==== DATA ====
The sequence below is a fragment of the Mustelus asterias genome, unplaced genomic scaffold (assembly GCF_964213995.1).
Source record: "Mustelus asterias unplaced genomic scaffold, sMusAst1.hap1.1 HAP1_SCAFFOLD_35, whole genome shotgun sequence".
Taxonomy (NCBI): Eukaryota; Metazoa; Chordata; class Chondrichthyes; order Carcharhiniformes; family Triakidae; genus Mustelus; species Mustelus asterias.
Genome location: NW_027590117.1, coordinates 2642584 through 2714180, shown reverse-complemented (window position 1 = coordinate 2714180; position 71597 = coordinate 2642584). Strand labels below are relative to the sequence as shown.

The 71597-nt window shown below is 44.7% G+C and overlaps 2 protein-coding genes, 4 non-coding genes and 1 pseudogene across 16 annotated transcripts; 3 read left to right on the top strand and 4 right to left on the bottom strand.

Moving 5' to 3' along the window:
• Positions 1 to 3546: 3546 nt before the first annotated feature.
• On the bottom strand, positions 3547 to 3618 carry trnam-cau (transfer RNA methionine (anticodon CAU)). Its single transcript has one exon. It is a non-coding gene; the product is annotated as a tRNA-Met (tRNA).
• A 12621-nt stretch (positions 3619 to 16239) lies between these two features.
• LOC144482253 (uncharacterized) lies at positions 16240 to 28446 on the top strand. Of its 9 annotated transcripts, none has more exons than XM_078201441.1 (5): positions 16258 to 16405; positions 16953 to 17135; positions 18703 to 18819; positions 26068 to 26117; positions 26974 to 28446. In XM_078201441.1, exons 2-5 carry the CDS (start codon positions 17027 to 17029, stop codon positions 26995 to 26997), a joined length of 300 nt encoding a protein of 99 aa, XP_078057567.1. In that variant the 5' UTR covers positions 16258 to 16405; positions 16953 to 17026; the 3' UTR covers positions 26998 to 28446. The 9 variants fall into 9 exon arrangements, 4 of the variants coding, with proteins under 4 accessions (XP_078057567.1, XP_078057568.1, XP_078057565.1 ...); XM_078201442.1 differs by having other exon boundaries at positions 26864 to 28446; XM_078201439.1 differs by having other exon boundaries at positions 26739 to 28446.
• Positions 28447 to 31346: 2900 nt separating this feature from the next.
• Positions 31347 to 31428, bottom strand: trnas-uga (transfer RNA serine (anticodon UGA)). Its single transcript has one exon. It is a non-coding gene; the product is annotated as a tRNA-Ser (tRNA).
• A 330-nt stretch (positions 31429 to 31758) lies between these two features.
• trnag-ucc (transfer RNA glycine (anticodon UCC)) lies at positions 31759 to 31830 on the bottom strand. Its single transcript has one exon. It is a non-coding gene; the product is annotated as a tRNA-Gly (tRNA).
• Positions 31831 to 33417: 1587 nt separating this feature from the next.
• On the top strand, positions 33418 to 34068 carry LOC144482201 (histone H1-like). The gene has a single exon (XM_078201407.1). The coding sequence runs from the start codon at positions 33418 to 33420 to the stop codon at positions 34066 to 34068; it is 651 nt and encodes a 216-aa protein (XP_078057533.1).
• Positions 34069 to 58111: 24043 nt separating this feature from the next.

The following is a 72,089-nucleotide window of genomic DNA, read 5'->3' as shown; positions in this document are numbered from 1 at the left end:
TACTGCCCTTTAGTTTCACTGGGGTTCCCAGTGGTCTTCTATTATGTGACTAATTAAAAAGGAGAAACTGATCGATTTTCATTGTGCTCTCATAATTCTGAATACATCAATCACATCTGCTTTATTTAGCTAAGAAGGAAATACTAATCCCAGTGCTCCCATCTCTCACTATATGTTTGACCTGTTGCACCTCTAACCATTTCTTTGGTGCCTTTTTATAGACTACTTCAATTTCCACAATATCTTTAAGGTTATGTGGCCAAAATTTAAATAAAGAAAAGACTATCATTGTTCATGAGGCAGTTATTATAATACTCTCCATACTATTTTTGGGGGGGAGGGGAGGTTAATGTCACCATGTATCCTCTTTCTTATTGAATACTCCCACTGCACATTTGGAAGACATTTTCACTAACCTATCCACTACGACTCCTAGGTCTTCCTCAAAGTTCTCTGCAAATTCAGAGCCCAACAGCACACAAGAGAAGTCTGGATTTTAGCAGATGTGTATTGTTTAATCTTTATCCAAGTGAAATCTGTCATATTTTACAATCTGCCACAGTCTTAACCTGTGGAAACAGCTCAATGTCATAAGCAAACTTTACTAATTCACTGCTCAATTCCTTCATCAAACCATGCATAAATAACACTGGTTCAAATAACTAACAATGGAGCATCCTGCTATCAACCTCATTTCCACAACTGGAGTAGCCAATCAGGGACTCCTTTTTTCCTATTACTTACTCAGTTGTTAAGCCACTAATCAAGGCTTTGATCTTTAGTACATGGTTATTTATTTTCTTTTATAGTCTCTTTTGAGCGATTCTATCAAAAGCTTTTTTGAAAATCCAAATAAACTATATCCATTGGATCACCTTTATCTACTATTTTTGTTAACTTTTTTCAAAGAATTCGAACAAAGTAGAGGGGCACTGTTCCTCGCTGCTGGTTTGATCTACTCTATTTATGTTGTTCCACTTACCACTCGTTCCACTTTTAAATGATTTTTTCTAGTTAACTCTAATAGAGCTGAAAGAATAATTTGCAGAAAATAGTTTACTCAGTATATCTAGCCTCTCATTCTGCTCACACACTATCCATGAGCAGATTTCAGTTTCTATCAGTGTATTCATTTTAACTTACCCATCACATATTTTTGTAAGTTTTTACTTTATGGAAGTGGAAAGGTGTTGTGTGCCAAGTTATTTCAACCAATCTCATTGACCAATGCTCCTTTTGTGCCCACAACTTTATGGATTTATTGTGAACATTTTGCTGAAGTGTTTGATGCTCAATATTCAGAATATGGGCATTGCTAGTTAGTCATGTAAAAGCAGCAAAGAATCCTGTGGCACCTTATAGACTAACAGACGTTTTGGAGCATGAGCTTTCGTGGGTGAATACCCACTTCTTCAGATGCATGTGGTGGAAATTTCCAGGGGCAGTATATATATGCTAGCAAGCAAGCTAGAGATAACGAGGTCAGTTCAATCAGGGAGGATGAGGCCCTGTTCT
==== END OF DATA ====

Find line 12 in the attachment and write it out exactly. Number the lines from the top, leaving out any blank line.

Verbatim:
• Positions 31347 to 31428, bottom strand: trnas-uga (transfer RNA serine (anticodon UGA)). Its single transcript has one exon. It is a non-coding gene; the product is annotated as a tRNA-Ser (tRNA).